• Stress
  • Disturb sleep cycle - working overnight.

Types of myotonia

  1. Congenital myotonia3,4

Thomsen's disease is also known as Myotonia Congenita, a muscular disorder with autosomal dominant inheritance. This disorder could be observed at birth or early childhood and progress throughout life. A common sign of Thomsen's disease is muscle hypertrophy after a series of muscle stiffness. 

On the other hand, Becker's disease is another type of Myotonia Congenita caused by autosomal recessive inheritance. Becker's disease resembles Thomsen's disease in many aspects; however, Becker's disease is found mostly later in life and presents transient muscle weakness during muscle exertion after rest.

Unlike myotonia, where symptoms of muscle stiffness wear off when the muscle is exercised, paramyotonia congenita is when muscle stiffness is brought on upon exercising - the stiffness worsens as exercising is carried on.

Myotonia is called the 'warm-up' effect; the opposite is 'paradoxical' or 'paramyotonia'. Genetic mutations cause Paramyotonia in a specific gene, the SCN4A gene, which is involved in making a protein that controls the movement of sodium into the muscle cells. Hence, paramyotonia is congenital; another name is 'sodium channel myotonia'.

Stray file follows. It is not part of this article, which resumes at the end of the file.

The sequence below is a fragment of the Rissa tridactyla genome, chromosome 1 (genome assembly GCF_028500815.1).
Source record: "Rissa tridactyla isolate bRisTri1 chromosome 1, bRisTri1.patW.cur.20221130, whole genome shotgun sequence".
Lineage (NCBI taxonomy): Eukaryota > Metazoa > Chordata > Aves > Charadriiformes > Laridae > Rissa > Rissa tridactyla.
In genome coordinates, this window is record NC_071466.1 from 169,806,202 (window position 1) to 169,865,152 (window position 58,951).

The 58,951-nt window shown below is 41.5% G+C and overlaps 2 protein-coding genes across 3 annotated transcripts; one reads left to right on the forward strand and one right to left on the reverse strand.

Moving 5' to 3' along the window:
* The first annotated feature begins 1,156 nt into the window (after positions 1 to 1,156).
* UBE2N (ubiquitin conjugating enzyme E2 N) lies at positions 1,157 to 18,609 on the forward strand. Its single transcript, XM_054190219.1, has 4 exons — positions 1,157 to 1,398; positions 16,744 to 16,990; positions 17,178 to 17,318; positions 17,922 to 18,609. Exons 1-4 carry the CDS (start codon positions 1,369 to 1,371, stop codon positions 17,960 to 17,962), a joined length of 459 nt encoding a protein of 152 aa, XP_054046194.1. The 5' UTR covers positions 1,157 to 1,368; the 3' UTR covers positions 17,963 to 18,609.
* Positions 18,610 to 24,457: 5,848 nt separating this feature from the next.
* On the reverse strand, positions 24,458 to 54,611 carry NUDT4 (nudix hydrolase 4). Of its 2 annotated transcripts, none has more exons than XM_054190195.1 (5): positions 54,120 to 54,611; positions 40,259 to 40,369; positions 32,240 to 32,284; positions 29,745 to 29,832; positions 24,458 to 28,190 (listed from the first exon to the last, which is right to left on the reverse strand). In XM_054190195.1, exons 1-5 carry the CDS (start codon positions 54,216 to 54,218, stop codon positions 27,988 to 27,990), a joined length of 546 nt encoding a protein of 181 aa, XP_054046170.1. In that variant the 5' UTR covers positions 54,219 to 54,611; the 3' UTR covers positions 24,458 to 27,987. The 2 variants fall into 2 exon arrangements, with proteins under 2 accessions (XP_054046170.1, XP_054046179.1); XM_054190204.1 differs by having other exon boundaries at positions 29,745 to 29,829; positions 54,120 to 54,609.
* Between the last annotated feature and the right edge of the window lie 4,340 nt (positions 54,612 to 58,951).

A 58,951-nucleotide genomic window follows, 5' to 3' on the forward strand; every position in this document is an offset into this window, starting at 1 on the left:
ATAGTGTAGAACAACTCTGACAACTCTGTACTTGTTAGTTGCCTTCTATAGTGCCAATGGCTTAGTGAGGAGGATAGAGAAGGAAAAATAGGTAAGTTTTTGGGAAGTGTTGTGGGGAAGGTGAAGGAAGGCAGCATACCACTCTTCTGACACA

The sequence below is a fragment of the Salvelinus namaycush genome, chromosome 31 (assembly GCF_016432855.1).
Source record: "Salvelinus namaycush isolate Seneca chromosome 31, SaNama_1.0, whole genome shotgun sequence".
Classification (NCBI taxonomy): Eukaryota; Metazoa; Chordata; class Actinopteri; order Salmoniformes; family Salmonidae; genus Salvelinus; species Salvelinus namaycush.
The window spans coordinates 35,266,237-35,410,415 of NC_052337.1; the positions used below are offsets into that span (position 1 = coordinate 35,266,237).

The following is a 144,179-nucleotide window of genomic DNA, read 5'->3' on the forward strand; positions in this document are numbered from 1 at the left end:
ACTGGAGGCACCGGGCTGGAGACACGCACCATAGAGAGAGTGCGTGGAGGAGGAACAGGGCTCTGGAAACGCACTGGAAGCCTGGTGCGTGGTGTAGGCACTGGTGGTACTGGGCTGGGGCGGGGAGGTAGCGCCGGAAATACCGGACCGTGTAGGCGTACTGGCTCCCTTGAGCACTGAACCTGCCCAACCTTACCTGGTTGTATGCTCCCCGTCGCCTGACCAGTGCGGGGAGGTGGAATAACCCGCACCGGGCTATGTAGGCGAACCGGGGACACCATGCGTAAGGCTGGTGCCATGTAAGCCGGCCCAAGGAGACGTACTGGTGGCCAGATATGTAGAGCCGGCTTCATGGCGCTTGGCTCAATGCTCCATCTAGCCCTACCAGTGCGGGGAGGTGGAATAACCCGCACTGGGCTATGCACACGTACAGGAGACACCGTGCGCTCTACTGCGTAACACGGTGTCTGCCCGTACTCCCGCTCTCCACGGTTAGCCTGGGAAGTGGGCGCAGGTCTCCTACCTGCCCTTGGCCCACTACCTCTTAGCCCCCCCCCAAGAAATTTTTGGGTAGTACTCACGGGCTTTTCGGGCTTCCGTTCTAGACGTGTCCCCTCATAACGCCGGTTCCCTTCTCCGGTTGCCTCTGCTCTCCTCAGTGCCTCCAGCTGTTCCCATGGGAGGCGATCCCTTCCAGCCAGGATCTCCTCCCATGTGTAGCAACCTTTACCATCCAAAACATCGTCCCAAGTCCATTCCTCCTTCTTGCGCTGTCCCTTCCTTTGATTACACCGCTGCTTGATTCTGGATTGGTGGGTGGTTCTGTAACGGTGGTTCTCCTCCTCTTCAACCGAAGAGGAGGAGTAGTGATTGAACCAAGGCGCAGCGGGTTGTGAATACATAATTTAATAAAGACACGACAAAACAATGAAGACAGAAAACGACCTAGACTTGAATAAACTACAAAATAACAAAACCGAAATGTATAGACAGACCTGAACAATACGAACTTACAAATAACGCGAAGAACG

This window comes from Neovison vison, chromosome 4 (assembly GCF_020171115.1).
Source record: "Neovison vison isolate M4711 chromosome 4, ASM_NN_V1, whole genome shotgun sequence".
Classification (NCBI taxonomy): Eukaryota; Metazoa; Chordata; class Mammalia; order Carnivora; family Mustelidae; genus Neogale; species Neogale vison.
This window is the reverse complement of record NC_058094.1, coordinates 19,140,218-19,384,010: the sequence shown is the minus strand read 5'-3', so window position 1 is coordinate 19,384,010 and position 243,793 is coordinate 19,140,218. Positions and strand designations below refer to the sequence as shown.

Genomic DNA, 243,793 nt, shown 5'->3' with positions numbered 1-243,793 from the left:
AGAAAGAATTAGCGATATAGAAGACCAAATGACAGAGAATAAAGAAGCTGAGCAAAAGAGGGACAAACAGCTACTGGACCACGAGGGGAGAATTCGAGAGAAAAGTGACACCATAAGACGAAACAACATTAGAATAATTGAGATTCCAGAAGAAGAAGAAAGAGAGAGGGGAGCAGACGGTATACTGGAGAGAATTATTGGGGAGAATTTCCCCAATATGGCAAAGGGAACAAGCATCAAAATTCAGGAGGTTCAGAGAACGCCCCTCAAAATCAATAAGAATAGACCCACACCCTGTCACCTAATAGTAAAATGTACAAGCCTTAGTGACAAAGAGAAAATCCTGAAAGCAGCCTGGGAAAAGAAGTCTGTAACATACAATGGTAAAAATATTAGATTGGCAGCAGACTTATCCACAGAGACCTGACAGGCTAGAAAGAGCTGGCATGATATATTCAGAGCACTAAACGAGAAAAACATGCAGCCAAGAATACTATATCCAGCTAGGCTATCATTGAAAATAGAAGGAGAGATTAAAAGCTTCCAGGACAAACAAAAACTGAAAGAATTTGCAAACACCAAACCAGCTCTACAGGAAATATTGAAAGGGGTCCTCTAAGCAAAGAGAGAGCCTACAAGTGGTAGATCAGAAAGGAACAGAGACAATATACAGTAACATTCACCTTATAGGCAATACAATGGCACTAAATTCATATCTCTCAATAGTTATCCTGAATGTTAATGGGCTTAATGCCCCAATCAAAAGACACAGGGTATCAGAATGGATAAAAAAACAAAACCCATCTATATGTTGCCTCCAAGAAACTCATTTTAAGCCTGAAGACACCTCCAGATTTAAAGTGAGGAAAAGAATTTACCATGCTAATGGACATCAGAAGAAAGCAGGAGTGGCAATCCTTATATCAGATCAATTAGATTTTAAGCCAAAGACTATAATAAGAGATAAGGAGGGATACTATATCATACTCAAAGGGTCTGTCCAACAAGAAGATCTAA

• Myotonic dystrophy (DM)5
  • Type 1 DM
  • Type 2 DM

Myotonic Dystrophy Type 1, also known as Steinert Disease and Type 2, a milder form of DM1, are multisystem disorders caused by autosomal dominant inheritance. It is characterized by skeletal muscle weakness, myotonia, and other systemic issues such as cardiac conduction abnormalities, cataracts, endocrine disturbances, gastrointestinal disorders, and respiratory abnormalities. (See 'Clinical Presentations' below)

Clinical presentation

Most common clinical presentations of Myotonia present with few prominent symptoms. These are :

  • Muscle weakness

Skeletal muscle weakness is one of the clinical presentations of DM1 and DM2. There are some differences in the muscle group involved in DM1 and DM2. Weakness in DM1 occurs mainly in facial muscles and usually occurs at the early stages of the disease. Facial weakness may occur in DM2, mostly at later stages of the disease; however, it is not as prominent as DM1. It is universal mainly to have neck flexor muscle involvement in DM1 and DM2. (See this Table for more info).

  • Muscle stiffness and delayed relaxation

Upon examining a patient with myotonia, the patient is instructed to grip the examiner's fingers firmly and let them go rapidly. One will observe a delay in finger relaxation in a patient with grip myotonia. Hence, individuals with myotonia may have trouble releasing their grip on objects.